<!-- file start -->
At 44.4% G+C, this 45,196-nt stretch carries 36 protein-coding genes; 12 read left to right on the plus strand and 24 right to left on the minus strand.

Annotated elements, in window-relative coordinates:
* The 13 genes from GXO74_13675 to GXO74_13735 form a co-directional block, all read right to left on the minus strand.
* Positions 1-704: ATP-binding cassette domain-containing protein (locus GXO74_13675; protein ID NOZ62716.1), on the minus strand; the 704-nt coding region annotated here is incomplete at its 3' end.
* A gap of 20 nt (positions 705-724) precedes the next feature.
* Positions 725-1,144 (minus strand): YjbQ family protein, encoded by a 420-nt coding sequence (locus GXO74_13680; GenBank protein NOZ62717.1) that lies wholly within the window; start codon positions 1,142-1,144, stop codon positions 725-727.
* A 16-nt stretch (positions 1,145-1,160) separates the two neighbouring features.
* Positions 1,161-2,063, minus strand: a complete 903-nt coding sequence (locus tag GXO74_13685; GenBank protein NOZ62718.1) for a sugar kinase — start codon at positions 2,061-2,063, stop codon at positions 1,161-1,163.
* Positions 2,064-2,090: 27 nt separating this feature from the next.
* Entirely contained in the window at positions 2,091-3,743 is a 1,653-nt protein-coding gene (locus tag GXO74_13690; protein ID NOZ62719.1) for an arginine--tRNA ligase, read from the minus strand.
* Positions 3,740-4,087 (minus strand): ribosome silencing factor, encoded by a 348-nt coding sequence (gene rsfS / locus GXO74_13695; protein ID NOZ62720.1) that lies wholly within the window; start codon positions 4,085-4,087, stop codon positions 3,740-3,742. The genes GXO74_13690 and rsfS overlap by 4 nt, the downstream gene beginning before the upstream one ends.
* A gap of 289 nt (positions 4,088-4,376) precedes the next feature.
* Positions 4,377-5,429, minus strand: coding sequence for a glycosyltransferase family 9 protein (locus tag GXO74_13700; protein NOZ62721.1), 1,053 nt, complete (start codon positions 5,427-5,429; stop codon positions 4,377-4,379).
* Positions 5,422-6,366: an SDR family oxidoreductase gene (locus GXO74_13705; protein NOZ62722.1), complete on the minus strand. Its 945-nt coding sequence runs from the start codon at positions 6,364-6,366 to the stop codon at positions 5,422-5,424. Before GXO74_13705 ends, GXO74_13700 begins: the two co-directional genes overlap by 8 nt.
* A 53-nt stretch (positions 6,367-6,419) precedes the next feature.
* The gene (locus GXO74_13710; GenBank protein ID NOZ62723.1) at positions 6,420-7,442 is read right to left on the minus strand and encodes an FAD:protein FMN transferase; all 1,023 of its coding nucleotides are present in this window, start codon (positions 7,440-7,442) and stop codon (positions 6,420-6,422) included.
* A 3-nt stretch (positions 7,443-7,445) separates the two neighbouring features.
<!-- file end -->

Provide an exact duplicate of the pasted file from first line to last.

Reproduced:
At 44.4% G+C, this 45,196-nt stretch carries 36 protein-coding genes; 12 read left to right on the plus strand and 24 right to left on the minus strand.

Annotated elements, in window-relative coordinates:
* The 13 genes from GXO74_13675 to GXO74_13735 form a co-directional block, all read right to left on the minus strand.
* Positions 1-704: ATP-binding cassette domain-containing protein (locus GXO74_13675; protein ID NOZ62716.1), on the minus strand; the 704-nt coding region annotated here is incomplete at its 3' end.
* A gap of 20 nt (positions 705-724) precedes the next feature.
* Positions 725-1,144 (minus strand): YjbQ family protein, encoded by a 420-nt coding sequence (locus GXO74_13680; GenBank protein NOZ62717.1) that lies wholly within the window; start codon positions 1,142-1,144, stop codon positions 725-727.
* A 16-nt stretch (positions 1,145-1,160) separates the two neighbouring features.
* Positions 1,161-2,063, minus strand: a complete 903-nt coding sequence (locus tag GXO74_13685; GenBank protein NOZ62718.1) for a sugar kinase — start codon at positions 2,061-2,063, stop codon at positions 1,161-1,163.
* Positions 2,064-2,090: 27 nt separating this feature from the next.
* Entirely contained in the window at positions 2,091-3,743 is a 1,653-nt protein-coding gene (locus tag GXO74_13690; protein ID NOZ62719.1) for an arginine--tRNA ligase, read from the minus strand.
* Positions 3,740-4,087 (minus strand): ribosome silencing factor, encoded by a 348-nt coding sequence (gene rsfS / locus GXO74_13695; protein ID NOZ62720.1) that lies wholly within the window; start codon positions 4,085-4,087, stop codon positions 3,740-3,742. The genes GXO74_13690 and rsfS overlap by 4 nt, the downstream gene beginning before the upstream one ends.
* A gap of 289 nt (positions 4,088-4,376) precedes the next feature.
* Positions 4,377-5,429, minus strand: coding sequence for a glycosyltransferase family 9 protein (locus tag GXO74_13700; protein NOZ62721.1), 1,053 nt, complete (start codon positions 5,427-5,429; stop codon positions 4,377-4,379).
* Positions 5,422-6,366: an SDR family oxidoreductase gene (locus GXO74_13705; protein NOZ62722.1), complete on the minus strand. Its 945-nt coding sequence runs from the start codon at positions 6,364-6,366 to the stop codon at positions 5,422-5,424. Before GXO74_13705 ends, GXO74_13700 begins: the two co-directional genes overlap by 8 nt.
* A 53-nt stretch (positions 6,367-6,419) precedes the next feature.
* The gene (locus GXO74_13710; GenBank protein ID NOZ62723.1) at positions 6,420-7,442 is read right to left on the minus strand and encodes an FAD:protein FMN transferase; all 1,023 of its coding nucleotides are present in this window, start codon (positions 7,440-7,442) and stop codon (positions 6,420-6,422) included.
* A 3-nt stretch (positions 7,443-7,445) separates the two neighbouring features.